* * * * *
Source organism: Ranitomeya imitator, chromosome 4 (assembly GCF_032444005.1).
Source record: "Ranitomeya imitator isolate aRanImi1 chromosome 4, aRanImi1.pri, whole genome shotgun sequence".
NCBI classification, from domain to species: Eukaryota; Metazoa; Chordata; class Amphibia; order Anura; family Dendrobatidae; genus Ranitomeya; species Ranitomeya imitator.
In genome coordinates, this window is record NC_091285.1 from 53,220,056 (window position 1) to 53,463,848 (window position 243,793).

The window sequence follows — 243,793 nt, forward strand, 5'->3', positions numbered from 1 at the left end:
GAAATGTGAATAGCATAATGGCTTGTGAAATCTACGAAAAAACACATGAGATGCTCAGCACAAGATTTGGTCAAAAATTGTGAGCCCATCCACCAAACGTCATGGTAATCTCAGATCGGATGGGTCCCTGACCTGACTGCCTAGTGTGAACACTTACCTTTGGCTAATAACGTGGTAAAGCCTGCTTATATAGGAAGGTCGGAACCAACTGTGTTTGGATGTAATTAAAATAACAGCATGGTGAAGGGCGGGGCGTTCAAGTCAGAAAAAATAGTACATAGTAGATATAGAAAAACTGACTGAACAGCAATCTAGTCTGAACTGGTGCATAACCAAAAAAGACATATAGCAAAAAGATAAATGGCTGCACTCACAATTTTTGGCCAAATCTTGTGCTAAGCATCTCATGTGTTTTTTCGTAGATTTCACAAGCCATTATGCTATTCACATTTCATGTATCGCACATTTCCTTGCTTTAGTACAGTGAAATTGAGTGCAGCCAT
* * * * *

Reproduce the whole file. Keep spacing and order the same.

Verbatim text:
Source organism: Ranitomeya imitator, chromosome 4 (assembly GCF_032444005.1).
Source record: "Ranitomeya imitator isolate aRanImi1 chromosome 4, aRanImi1.pri, whole genome shotgun sequence".
NCBI classification, from domain to species: Eukaryota; Metazoa; Chordata; class Amphibia; order Anura; family Dendrobatidae; genus Ranitomeya; species Ranitomeya imitator.
In genome coordinates, this window is record NC_091285.1 from 53,220,056 (window position 1) to 53,463,848 (window position 243,793).

The window sequence follows — 243,793 nt, forward strand, 5'->3', positions numbered from 1 at the left end:
GAAATGTGAATAGCATAATGGCTTGTGAAATCTACGAAAAAACACATGAGATGCTCAGCACAAGATTTGGTCAAAAATTGTGAGCCCATCCACCAAACGTCATGGTAATCTCAGATCGGATGGGTCCCTGACCTGACTGCCTAGTGTGAACACTTACCTTTGGCTAATAACGTGGTAAAGCCTGCTTATATAGGAAGGTCGGAACCAACTGTGTTTGGATGTAATTAAAATAACAGCATGGTGAAGGGCGGGGCGTTCAAGTCAGAAAAAATAGTACATAGTAGATATAGAAAAACTGACTGAACAGCAATCTAGTCTGAACTGGTGCATAACCAAAAAAGACATATAGCAAAAAGATAAATGGCTGCACTCACAATTTTTGGCCAAATCTTGTGCTAAGCATCTCATGTGTTTTTTCGTAGATTTCACAAGCCATTATGCTATTCACATTTCATGTATCGCACATTTCCTTGCTTTAGTACAGTGAAATTGAGTGCAGCCAT